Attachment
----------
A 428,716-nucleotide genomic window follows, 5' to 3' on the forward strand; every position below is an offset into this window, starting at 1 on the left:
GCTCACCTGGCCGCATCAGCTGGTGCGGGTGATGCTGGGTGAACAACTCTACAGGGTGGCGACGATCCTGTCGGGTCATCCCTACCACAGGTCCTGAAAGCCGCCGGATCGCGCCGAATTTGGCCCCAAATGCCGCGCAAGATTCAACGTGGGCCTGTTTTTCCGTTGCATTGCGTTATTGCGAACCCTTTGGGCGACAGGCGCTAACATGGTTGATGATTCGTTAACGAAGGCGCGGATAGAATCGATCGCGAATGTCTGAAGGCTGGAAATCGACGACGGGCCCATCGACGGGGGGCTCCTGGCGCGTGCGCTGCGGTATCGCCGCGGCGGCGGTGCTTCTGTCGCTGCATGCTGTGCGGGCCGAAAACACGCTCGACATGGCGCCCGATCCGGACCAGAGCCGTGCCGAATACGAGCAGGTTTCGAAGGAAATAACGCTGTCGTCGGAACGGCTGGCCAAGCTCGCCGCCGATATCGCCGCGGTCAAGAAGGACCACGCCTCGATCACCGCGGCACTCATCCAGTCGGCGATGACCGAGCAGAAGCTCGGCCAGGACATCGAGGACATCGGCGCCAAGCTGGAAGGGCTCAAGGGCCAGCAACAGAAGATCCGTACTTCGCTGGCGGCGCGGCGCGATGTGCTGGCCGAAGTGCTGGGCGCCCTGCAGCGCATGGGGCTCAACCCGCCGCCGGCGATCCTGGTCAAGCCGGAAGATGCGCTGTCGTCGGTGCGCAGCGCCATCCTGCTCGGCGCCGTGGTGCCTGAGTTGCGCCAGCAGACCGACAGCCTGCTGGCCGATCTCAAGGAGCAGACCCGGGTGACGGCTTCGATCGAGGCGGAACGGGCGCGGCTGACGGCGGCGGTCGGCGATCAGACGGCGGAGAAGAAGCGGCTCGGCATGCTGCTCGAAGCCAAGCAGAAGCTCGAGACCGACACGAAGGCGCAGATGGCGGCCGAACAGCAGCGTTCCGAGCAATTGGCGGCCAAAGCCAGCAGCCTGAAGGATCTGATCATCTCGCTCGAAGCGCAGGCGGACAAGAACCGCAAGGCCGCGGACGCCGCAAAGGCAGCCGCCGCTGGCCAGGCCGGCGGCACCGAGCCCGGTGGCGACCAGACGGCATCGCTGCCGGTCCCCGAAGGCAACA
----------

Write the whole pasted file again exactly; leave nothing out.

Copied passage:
A 428,716-nucleotide genomic window follows, 5' to 3' on the forward strand; every position below is an offset into this window, starting at 1 on the left:
GCTCACCTGGCCGCATCAGCTGGTGCGGGTGATGCTGGGTGAACAACTCTACAGGGTGGCGACGATCCTGTCGGGTCATCCCTACCACAGGTCCTGAAAGCCGCCGGATCGCGCCGAATTTGGCCCCAAATGCCGCGCAAGATTCAACGTGGGCCTGTTTTTCCGTTGCATTGCGTTATTGCGAACCCTTTGGGCGACAGGCGCTAACATGGTTGATGATTCGTTAACGAAGGCGCGGATAGAATCGATCGCGAATGTCTGAAGGCTGGAAATCGACGACGGGCCCATCGACGGGGGGCTCCTGGCGCGTGCGCTGCGGTATCGCCGCGGCGGCGGTGCTTCTGTCGCTGCATGCTGTGCGGGCCGAAAACACGCTCGACATGGCGCCCGATCCGGACCAGAGCCGTGCCGAATACGAGCAGGTTTCGAAGGAAATAACGCTGTCGTCGGAACGGCTGGCCAAGCTCGCCGCCGATATCGCCGCGGTCAAGAAGGACCACGCCTCGATCACCGCGGCACTCATCCAGTCGGCGATGACCGAGCAGAAGCTCGGCCAGGACATCGAGGACATCGGCGCCAAGCTGGAAGGGCTCAAGGGCCAGCAACAGAAGATCCGTACTTCGCTGGCGGCGCGGCGCGATGTGCTGGCCGAAGTGCTGGGCGCCCTGCAGCGCATGGGGCTCAACCCGCCGCCGGCGATCCTGGTCAAGCCGGAAGATGCGCTGTCGTCGGTGCGCAGCGCCATCCTGCTCGGCGCCGTGGTGCCTGAGTTGCGCCAGCAGACCGACAGCCTGCTGGCCGATCTCAAGGAGCAGACCCGGGTGACGGCTTCGATCGAGGCGGAACGGGCGCGGCTGACGGCGGCGGTCGGCGATCAGACGGCGGAGAAGAAGCGGCTCGGCATGCTGCTCGAAGCCAAGCAGAAGCTCGAGACCGACACGAAGGCGCAGATGGCGGCCGAACAGCAGCGTTCCGAGCAATTGGCGGCCAAAGCCAGCAGCCTGAAGGATCTGATCATCTCGCTCGAAGCGCAGGCGGACAAGAACCGCAAGGCCGCGGACGCCGCAAAGGCAGCCGCCGCTGGCCAGGCCGGCGGCACCGAGCCCGGTGGCGACCAGACGGCATCGCTGCCGGTCCCCGAAGGCAACA